The pictures in this article come from the BVWS DVD of the 1950s Mullard film.
Receiving valves like the EF80 used low voltage low power heaters to raise the temperature of the cathode until it was hot enough for the efficient thermionic emission of electrons. These heaters were made from 7 μm Tungsten wire. To get a sufficient length of wire into the small physical dimensions of the cathode tube required winding the wire into a helix. As the wire needs to be wound under tension for it to retain its shape after forming, it is essential to wind the Tungsten wire onto a former or mandrel. In valve manufacture by Mullard in the UK in the 1950s this mandrel was made of Molybdenum wire. This Molybdenum wire had also been made in the Mullard factory.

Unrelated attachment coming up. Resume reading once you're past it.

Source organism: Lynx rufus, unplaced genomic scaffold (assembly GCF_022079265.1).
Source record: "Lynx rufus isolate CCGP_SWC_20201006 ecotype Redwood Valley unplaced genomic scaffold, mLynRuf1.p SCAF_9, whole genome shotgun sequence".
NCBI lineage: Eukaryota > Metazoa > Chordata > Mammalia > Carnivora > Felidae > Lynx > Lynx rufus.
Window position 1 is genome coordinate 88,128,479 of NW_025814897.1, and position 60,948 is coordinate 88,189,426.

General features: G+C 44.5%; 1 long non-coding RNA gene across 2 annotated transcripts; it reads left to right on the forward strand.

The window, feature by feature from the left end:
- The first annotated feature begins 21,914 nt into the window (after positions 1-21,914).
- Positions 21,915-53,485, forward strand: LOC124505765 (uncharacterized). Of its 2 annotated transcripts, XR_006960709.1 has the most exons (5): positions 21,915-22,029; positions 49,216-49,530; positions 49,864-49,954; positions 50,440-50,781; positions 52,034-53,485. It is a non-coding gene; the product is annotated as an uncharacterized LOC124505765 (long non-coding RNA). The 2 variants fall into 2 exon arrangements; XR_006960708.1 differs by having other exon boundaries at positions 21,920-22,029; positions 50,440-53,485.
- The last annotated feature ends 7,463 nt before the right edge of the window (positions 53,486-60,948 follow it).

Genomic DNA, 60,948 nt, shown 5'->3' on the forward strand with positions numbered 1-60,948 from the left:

Molybdenum mandrels for winding heaters
Drums of Tungsten wire would be loaded into the heater winding machines. This wire was wound onto the mandrel at high speed and the picture shows that the machines were of multiple spindle construction.
Heater winding machinery
Once the winding process was complete the Molybdenum mandrel had completed its task. By selecting a suitable acid the Molybdenum could be dissolved away without affecting the delicate Tungsten helix.
The basic helix of Tungsten wire with plain wire at each end had then to be shaped and insulated as well as made impervious to damage. The heater shapes were either a single V, as for the EF80, or an M shape as the design needed. The shaped heater was insulated by holding many heaters in a jig and dipping them into an alumina based liquid coating. When the alumina was dry the jig provided connections to the ends of the heaters so that by passing a current through the heater the alumina could be baked into place.